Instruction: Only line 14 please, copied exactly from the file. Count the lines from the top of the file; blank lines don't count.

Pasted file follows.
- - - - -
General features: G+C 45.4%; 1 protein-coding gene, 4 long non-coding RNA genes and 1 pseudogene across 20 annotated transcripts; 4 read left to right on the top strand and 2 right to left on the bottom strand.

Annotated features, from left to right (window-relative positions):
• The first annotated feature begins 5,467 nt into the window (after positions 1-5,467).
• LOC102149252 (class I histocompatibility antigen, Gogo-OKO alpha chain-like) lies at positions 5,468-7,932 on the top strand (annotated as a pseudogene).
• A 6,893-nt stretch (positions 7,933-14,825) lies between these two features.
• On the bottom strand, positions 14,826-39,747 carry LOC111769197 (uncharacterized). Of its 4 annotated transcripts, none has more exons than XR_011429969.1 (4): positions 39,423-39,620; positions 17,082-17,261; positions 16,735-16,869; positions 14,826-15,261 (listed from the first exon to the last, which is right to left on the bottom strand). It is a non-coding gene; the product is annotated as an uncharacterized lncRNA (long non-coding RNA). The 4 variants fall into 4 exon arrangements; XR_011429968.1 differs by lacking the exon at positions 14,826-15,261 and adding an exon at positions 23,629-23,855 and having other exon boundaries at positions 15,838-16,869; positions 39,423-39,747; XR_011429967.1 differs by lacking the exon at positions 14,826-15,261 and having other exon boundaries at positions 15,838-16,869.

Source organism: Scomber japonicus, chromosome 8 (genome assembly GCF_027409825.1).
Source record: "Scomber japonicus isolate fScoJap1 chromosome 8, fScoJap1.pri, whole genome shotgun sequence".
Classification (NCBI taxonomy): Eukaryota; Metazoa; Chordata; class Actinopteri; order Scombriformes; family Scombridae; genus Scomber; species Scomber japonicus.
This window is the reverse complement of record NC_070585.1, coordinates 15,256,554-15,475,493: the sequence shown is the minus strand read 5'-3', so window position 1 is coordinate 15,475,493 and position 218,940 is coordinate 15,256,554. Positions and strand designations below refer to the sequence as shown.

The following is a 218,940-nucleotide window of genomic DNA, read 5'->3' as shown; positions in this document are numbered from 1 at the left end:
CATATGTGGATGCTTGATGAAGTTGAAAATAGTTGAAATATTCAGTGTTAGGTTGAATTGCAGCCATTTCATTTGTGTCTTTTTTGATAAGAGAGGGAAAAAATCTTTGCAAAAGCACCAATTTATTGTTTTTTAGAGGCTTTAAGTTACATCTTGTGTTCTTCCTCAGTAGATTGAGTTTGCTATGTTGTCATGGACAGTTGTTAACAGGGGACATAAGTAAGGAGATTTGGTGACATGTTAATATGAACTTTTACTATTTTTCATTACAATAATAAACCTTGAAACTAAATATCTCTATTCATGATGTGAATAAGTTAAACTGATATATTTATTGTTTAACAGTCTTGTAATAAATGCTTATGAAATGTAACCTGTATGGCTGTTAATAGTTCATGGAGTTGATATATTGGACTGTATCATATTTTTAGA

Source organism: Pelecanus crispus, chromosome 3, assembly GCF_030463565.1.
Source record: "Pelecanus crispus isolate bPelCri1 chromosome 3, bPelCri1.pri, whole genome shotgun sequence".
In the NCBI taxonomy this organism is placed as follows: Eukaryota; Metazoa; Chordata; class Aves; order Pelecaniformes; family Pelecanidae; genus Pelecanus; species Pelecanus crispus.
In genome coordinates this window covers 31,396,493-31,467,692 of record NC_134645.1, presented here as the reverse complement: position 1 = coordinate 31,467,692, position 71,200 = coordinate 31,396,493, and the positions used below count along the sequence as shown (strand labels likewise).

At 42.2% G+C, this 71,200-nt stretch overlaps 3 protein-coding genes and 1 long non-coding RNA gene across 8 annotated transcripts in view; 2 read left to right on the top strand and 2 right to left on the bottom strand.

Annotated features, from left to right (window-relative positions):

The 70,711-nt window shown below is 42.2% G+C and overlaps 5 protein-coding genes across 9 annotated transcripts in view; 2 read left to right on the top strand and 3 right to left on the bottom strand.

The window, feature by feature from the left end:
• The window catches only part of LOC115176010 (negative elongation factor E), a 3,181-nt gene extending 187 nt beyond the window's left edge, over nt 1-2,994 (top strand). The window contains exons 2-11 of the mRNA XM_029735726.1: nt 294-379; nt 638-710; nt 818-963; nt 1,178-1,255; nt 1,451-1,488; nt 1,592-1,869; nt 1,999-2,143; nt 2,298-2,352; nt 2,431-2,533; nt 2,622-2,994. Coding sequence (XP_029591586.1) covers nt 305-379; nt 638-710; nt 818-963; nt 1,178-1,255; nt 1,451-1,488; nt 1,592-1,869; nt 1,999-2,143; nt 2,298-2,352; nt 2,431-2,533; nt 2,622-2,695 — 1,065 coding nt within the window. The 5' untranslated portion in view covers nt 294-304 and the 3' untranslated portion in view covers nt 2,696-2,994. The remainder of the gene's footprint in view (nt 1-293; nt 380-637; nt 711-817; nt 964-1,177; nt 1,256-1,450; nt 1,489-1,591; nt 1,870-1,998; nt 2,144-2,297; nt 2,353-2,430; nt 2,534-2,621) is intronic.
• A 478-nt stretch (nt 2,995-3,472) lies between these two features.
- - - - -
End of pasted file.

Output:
Source record: "Pelecanus crispus isolate bPelCri1 chromosome 3, bPelCri1.pri, whole genome shotgun sequence".